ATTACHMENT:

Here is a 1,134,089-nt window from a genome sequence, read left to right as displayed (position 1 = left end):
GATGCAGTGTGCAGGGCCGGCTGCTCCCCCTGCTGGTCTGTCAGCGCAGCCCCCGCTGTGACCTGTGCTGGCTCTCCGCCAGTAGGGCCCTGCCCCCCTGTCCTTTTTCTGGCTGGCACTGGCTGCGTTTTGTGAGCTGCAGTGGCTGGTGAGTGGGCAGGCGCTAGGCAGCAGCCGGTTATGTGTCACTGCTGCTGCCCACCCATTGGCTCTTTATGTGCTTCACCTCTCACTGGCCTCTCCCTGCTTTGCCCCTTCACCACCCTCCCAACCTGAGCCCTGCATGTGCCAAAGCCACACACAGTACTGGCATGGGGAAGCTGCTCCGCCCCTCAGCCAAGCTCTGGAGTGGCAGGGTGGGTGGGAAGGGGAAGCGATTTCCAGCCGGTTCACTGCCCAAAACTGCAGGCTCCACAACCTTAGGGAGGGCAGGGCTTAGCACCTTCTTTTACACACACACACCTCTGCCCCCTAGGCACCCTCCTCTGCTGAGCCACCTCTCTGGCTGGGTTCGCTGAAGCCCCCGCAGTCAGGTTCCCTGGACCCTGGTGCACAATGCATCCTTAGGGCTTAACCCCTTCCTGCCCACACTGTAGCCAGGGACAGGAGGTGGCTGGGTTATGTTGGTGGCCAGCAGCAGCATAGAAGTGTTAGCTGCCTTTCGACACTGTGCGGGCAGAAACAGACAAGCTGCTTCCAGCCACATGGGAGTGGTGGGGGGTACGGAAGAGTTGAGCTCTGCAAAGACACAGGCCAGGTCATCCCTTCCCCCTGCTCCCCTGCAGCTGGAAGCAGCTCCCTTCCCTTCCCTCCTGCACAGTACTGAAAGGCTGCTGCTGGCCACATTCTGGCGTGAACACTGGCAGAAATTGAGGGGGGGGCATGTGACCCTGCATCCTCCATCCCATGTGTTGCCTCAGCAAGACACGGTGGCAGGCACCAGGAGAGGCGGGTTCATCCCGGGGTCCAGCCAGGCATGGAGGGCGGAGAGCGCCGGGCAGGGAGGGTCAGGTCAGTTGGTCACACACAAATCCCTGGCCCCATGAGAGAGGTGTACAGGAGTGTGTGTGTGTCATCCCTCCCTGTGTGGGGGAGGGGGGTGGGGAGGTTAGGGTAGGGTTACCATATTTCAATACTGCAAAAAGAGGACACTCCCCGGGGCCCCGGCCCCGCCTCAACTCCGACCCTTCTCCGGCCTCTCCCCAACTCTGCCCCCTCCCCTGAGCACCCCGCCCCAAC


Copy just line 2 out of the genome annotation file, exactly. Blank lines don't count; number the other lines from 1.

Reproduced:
GATGCAGTGTGCAGGGCCGGCTGCTCCCCCTGCTGGTCTGTCAGCGCAGCCCCCGCTGTGACCTGTGCTGGCTCTCCGCCAGTAGGGCCCTGCCCCCCTGTCCTTTTTCTGGCTGGCACTGGCTGCGTTTTGTGAGCTGCAGTGGCTGGTGAGTGGGCAGGCGCTAGGCAGCAGCCGGTTATGTGTCACTGCTGCTGCCCACCCATTGGCTCTTTATGTGCTTCACCTCTCACTGGCCTCTCCCTGCTTTGCCCCTTCACCACCCTCCCAACCTGAGCCCTGCATGTGCCAAAGCCACACACAGTACTGGCATGGGGAAGCTGCTCCGCCCCTCAGCCAAGCTCTGGAGTGGCAGGGTGGGTGGGAAGGGGAAGCGATTTCCAGCCGGTTCACTGCCCAAAACTGCAGGCTCCACAACCTTAGGGAGGGCAGGGCTTAGCACCTTCTTTTACACACACACACCTCTGCCCCCTAGGCACCCTCCTCTGCTGAGCCACCTCTCTGGCTGGGTTCGCTGAAGCCCCCGCAGTCAGGTTCCCTGGACCCTGGTGCACAATGCATCCTTAGGGCTTAACCCCTTCCTGCCCACACTGTAGCCAGGGACAGGAGGTGGCTGGGTTATGTTGGTGGCCAGCAGCAGCATAGAAGTGTTAGCTGCCTTTCGACACTGTGCGGGCAGAAACAGACAAGCTGCTTCCAGCCACATGGGAGTGGTGGGGGGTACGGAAGAGTTGAGCTCTGCAAAGACACAGGCCAGGTCATCCCTTCCCCCTGCTCCCCTGCAGCTGGAAGCAGCTCCCTTCCCTTCCCTCCTGCACAGTACTGAAAGGCTGCTGCTGGCCACATTCTGGCGTGAACACTGGCAGAAATTGAGGGGGGGGCATGTGACCCTGCATCCTCCATCCCATGTGTTGCCTCAGCAAGACACGGTGGCAGGCACCAGGAGAGGCGGGTTCATCCCGGGGTCCAGCCAGGCATGGAGGGCGGAGAGCGCCGGGCAGGGAGGGTCAGGTCAGTTGGTCACACACAAATCCCTGGCCCCATGAGAGAGGTGTACAGGAGTGTGTGTGTGTCATCCCTCCCTGTGTGGGGGAGGGGGGTGGGGAGGTTAGGGTAGGGTTACCATATTTCAATACTGCAAAAAGAGGACACTCCCCGGGGCCCCGGCCCCGCCTCAACTCCGACCCTTCTCCGGCCTCTCCCCAACTCTGCCCCCTCCCCTGAGCACCCCGCCCCAAC